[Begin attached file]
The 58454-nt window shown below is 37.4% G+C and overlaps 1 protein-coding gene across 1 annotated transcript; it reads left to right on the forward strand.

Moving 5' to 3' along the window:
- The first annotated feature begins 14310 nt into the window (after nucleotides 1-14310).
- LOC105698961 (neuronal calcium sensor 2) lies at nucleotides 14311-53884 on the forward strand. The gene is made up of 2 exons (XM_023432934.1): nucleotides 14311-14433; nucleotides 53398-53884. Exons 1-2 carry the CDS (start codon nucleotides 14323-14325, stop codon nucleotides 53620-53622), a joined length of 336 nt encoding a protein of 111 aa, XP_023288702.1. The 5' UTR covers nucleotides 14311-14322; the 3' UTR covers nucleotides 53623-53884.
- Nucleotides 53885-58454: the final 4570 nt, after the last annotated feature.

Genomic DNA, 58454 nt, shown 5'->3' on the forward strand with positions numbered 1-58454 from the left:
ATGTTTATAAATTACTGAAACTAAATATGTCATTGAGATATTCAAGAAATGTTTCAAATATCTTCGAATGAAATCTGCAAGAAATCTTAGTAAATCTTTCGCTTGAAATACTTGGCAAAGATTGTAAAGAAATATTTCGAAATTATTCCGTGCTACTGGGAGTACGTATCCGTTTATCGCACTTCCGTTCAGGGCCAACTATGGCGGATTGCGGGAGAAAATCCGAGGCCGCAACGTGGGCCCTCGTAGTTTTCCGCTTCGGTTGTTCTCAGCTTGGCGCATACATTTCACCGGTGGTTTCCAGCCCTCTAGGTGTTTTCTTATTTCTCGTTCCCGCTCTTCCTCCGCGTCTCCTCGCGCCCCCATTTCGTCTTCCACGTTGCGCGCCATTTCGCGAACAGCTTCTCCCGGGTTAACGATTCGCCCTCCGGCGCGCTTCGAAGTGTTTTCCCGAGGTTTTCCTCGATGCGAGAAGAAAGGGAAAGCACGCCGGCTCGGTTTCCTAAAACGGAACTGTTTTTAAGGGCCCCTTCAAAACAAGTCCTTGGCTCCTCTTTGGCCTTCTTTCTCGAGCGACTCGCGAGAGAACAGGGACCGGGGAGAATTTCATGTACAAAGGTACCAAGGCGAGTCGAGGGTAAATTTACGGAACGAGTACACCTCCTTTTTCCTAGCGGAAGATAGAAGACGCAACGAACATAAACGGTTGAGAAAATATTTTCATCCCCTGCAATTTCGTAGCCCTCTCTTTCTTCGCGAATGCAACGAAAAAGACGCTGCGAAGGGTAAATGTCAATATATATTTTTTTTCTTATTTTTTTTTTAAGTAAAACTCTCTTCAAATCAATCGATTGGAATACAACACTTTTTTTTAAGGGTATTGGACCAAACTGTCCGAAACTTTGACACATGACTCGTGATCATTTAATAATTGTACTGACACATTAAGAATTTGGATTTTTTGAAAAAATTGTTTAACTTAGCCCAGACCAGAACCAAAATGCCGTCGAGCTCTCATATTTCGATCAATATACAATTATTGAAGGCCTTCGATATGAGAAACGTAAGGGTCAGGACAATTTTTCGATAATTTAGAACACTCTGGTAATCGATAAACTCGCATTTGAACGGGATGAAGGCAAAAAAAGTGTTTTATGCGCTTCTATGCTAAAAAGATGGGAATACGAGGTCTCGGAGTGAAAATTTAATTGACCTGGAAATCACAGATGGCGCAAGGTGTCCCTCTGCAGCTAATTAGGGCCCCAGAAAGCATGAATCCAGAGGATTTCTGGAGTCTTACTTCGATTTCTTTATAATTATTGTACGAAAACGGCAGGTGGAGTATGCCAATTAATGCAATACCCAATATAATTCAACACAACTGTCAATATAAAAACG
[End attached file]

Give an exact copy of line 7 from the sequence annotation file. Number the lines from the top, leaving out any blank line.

ATGTTTATAAATTACTGAAACTAAATATGTCATTGAGATATTCAAGAAATGTTTCAAATATCTTCGAATGAAATCTGCAAGAAATCTTAGTAAATCTTTCGCTTGAAATACTTGGCAAAGATTGTAAAGAAATATTTCGAAATTATTCCGTGCTACTGGGAGTACGTATCCGTTTATCGCACTTCCGTTCAGGGCCAACTATGGCGGATTGCGGGAGAAAATCCGAGGCCGCAACGTGGGCCCTCGTAGTTTTCCGCTTCGGTTGTTCTCAGCTTGGCGCATACATTTCACCGGTGGTTTCCAGCCCTCTAGGTGTTTTCTTATTTCTCGTTCCCGCTCTTCCTCCGCGTCTCCTCGCGCCCCCATTTCGTCTTCCACGTTGCGCGCCATTTCGCGAACAGCTTCTCCCGGGTTAACGATTCGCCCTCCGGCGCGCTTCGAAGTGTTTTCCCGAGGTTTTCCTCGATGCGAGAAGAAAGGGAAAGCACGCCGGCTCGGTTTCCTAAAACGGAACTGTTTTTAAGGGCCCCTTCAAAACAAGTCCTTGGCTCCTCTTTGGCCTTCTTTCTCGAGCGACTCGCGAGAGAACAGGGACCGGGGAGAATTTCATGTACAAAGGTACCAAGGCGAGTCGAGGGTAAATTTACGGAACGAGTACACCTCCTTTTTCCTAGCGGAAGATAGAAGACGCAACGAACATAAACGGTTGAGAAAATATTTTCATCCCCTGCAATTTCGTAGCCCTCTCTTTCTTCGCGAATGCAACGAAAAAGACGCTGCGAAGGGTAAATGTCAATATATATTTTTTTTCTTATTTTTTTTTTAAGTAAAACTCTCTTCAAATCAATCGATTGGAATACAACACTTTTTTTTAAGGGTATTGGACCAAACTGTCCGAAACTTTGACACATGACTCGTGATCATTTAATAATTGTACTGACACATTAAGAATTTGGATTTTTTGAAAAAATTGTTTAACTTAGCCCAGACCAGAACCAAAATGCCGTCGAGCTCTCATATTTCGATCAATATACAATTATTGAAGGCCTTCGATATGAGAAACGTAAGGGTCAGGACAATTTTTCGATAATTTAGAACACTCTGGTAATCGATAAACTCGCATTTGAACGGGATGAAGGCAAAAAAAGTGTTTTATGCGCTTCTATGCTAAAAAGATGGGAATACGAGGTCTCGGAGTGAAAATTTAATTGACCTGGAAATCACAGATGGCGCAAGGTGTCCCTCTGCAGCTAATTAGGGCCCCAGAAAGCATGAATCCAGAGGATTTCTGGAGTCTTACTTCGATTTCTTTATAATTATTGTACGAAAACGGCAGGTGGAGTATGCCAATTAATGCAATACCCAATATAATTCAACACAACTGTCAATATAAAAACG